Sunday, May 17, 2015

Recently flowers of roses were given by the Pope

Back in Firenze, my mind drifts, and my thoughts are filled with The Dome, that of Santa Maria del Fiore, invisible from where the Empress and I are staying, but last year ever-present, sometimes inviting, sometimes forbidding, yet always breathtaking. I loved when a visitor, invited in, would talk and walk and suddenly be stopped dead at our breakfast table exclaiming what?! or, on occasion, holy Jesus fuck.

Consecrated on the 25th of March 1436 by Pope Eugenius IV, who presented (as popes do quite often - did you know?) a mystical and rare rose of gold, representing satiety, joy and love, and even I would think that one can never have enough joy or love, popes have different opinions, and they are known to concern themselves with all sorts of limitations, eschewing the modern dictum of do what thou willst being the whole of religious law. But that rose also represented the rod of Jesse falling on his foot and the fruit bearing forth and, along with the lion lying with the lamb, and the child leading them all.

So now, let's have another gelato, and while we do, let us listen to the work that accompanied the consecration of that Cathedral, titled by the act of the rose recently given, written by Dufay:

It's a incredibly well-structured piece, and thrilling to music theorists and historians and intuitionists alike. Historians as it sits at the inflection point between the isorhythmic style that preceded and the freer polyphony that followed; theorists as it is chock full of rhythmic devices, including the 6:4:2:3 integrally changing mensuration, not quite diminishing; intuitionists as the work is immensely satisfying as it accelerates to its pretty end. It's hard to imagine that, with such a powerful and affecting work, Mr. Dufay didn't find the pope, or at least one or two of the members of the choir, deigning to consecrate him, like the cathedral, by their sacred hands and holy liquors, this being the reason we composers do what we do.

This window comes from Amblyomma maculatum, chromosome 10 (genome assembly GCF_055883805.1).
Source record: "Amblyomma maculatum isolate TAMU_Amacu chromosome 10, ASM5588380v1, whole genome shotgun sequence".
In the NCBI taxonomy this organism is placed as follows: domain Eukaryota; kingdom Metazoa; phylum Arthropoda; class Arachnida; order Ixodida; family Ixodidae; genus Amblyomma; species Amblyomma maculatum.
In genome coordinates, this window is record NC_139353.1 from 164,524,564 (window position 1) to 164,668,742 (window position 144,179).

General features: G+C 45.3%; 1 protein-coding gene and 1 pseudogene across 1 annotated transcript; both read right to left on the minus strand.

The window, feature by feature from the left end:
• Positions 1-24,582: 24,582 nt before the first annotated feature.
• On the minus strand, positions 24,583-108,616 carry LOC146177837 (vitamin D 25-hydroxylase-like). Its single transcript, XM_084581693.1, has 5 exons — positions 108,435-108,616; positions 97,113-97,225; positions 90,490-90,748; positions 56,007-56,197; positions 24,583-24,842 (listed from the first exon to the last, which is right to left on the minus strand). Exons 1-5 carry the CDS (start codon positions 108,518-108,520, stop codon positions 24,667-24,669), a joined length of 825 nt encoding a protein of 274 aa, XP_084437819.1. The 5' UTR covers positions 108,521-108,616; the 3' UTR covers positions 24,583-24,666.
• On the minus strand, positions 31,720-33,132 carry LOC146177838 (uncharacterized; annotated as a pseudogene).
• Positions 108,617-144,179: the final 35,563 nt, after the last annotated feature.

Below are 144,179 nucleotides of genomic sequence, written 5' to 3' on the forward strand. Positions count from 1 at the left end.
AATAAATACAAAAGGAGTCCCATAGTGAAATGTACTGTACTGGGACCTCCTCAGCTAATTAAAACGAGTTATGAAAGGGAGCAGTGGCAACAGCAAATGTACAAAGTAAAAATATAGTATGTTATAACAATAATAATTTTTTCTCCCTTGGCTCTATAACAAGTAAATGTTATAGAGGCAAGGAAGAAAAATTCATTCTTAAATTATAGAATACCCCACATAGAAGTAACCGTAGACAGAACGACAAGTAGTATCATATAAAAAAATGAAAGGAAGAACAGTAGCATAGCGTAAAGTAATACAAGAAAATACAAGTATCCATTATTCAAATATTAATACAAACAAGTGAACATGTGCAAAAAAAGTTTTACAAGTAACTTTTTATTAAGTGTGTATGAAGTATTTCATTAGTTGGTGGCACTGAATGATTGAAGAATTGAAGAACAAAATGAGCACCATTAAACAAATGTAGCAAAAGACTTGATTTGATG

Tuesday, May 5, 2015

Magical Thinking

There is no logical line of reasoning which would lead one to choose a career in the arts. It is a hopeless endeavor, guaranteeing only such anxiety, ridicule, disfavor and failure as to bring one to an early death. Even worse is to have additionally ordered, out of the menu of life's idiocies, a soup├žon of great expectations sprinkled over top, as these will lend even a bitterer taste, that of a bright future tragically unmet. Yet every day, we see bags of newly-minted and fresh-faced young folks unloaded off the trucks arriving in the Big Art City, fresh from the farm, dreaming of the stardom that they so deserve and so clearly must achieve that they can hear its metallic clang ringing just off in the distance.

We feel the specialness of us in ourselves, we understand that we are the ones who will be chosen, if we just believe, if we just work hard, if we just climb hand over hand without stopping nor questioning. Studiousness and perseverance are our tools, and we set our faces determinedly toward the sun. But, someday, we will have to scratch the sparkling silver foil from off the lottery ticket, and see revealed all the possibilities left unfulfilled: two out of three liberty bells, mismatched dollar amounts, a not-quite diagonal bingo line. We try to get back to the 7-Eleven® to buy another, but they are there no longer, replaced long ago by a Chinese restaurant now out of business, fortune cookies crumbling on the sidewalk, their enclosed slips of paper blown away or so faded they can no longer be read.

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